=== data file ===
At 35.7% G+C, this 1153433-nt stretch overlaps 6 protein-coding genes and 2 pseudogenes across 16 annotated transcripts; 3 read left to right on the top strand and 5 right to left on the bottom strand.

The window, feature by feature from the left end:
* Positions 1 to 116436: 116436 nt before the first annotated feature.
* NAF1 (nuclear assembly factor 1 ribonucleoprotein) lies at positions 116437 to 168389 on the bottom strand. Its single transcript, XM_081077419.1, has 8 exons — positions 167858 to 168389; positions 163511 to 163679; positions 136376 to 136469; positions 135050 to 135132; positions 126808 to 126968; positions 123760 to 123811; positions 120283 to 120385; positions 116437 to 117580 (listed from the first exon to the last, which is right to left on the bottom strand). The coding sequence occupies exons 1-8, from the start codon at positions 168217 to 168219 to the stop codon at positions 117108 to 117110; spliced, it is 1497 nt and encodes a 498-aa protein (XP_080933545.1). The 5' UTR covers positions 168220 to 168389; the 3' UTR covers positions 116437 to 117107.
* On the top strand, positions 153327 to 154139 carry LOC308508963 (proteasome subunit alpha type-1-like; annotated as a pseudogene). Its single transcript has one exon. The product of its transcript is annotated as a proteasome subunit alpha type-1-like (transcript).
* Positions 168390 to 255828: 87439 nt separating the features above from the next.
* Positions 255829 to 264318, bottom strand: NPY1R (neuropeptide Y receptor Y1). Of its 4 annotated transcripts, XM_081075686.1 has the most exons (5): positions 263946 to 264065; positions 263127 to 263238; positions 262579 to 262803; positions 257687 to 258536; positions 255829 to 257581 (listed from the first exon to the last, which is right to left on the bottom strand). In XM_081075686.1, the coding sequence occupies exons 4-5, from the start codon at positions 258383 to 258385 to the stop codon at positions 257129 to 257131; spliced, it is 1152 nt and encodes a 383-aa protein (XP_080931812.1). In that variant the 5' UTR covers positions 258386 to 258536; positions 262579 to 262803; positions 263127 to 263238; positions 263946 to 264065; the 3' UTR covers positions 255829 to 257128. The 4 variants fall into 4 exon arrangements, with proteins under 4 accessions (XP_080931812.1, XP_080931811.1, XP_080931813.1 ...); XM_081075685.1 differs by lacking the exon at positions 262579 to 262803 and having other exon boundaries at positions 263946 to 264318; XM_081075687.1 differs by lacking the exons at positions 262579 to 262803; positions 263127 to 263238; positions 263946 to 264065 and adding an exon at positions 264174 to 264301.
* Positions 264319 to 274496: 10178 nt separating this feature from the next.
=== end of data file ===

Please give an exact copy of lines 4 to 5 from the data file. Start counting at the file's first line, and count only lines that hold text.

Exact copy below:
* NAF1 (nuclear assembly factor 1 ribonucleoprotein) lies at positions 116437 to 168389 on the bottom strand. Its single transcript, XM_081077419.1, has 8 exons — positions 167858 to 168389; positions 163511 to 163679; positions 136376 to 136469; positions 135050 to 135132; positions 126808 to 126968; positions 123760 to 123811; positions 120283 to 120385; positions 116437 to 117580 (listed from the first exon to the last, which is right to left on the bottom strand). The coding sequence occupies exons 1-8, from the start codon at positions 168217 to 168219 to the stop codon at positions 117108 to 117110; spliced, it is 1497 nt and encodes a 498-aa protein (XP_080933545.1). The 5' UTR covers positions 168220 to 168389; the 3' UTR covers positions 116437 to 117107.
* On the top strand, positions 153327 to 154139 carry LOC308508963 (proteasome subunit alpha type-1-like; annotated as a pseudogene). Its single transcript has one exon. The product of its transcript is annotated as a proteasome subunit alpha type-1-like (transcript).